As the head of a globally-regarded NGO that claimed to provide shelter and education for girls rescued from brothels in Northern Thailand, Mickey Choothesa’s story took an unexpected turn during a documentary filming.
Amidst growing international concern about human trafficking, a nonprofit organisation named COSA was founded in 2005 by Mickey Choothesa, with the stated mission of serving as a refuge for at-risk and trafficked girls in Northern Thailand. His work drew international donors, a steady stream of western visitors, and global press attention.
Filmmakers Josie Swantek Heitz and Dave Adams were fascinated by the story of two young girls who had been sold into the sex trade by their parents and were later rescued by COSA. They believed they had found a harrowing and uplifting story of heroism worthy of a feature-length documentary.
Unexpectedly, their conversations with both the girls and their families contradicted Mickey’s version of their stories, making the truth that much more elusive. Reluctantly, they became subjects in the film, revealing the story as it unfolded for them.
“When we got back from our first shoot and started working with a translator in our edit, we noticed significant discrepancies in the material we were actually getting in our interviews and the translations Mickey was giving us in the field,” said Josie Swantek Heitz, director and producer of the The Wrong Light.
The crew discovered that Mickey actually sells COSA to the girls and their families as a unique educational opportunity, not as a sanctuary for trafficked girls. Coming from marginalised communities in the Golden Triangle region, neither they nor their parents had any idea how Mickey represented them to the outside world.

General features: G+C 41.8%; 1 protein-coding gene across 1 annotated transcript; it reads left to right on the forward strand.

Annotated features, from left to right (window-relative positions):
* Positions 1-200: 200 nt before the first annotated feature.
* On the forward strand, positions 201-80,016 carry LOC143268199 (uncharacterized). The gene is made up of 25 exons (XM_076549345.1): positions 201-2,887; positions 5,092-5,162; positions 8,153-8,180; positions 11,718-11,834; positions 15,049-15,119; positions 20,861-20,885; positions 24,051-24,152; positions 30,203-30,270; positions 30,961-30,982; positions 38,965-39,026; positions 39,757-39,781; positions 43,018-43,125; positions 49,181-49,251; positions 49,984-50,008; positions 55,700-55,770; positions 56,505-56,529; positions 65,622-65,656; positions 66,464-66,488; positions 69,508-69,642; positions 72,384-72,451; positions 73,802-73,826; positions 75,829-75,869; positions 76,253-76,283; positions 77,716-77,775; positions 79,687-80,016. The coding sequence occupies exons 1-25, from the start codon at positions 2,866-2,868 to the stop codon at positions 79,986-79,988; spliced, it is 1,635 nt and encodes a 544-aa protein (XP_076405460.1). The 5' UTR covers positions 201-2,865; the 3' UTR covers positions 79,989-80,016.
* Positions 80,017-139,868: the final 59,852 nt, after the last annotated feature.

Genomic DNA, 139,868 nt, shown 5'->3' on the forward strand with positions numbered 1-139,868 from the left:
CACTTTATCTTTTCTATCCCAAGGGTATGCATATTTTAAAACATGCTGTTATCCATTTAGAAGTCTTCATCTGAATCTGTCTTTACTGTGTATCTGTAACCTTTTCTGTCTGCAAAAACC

Dave Adams, director of the film, explained: “As the stories came into question, we were forced to confront the girls head on with untruths that Mickey had been perpetuating about their lives. It was devastating to see the emotions of the girls, but Eye, Fon, all the girls were so strong during the process. I hope their strength comes through as an inspiration to viewers of the film.”
After the documentary aired, COSA was closed down. Another NGO, Hands Across the Water, helped the girls continue their education. Some girls went on to university; others moved back home to their families.
Even though there was a shocking twist in the story, the filmmakers are happy with the impact of the film. “We always planned to tell a story about a group of brave girls with strong voices. We accomplished that goal.” says Dave.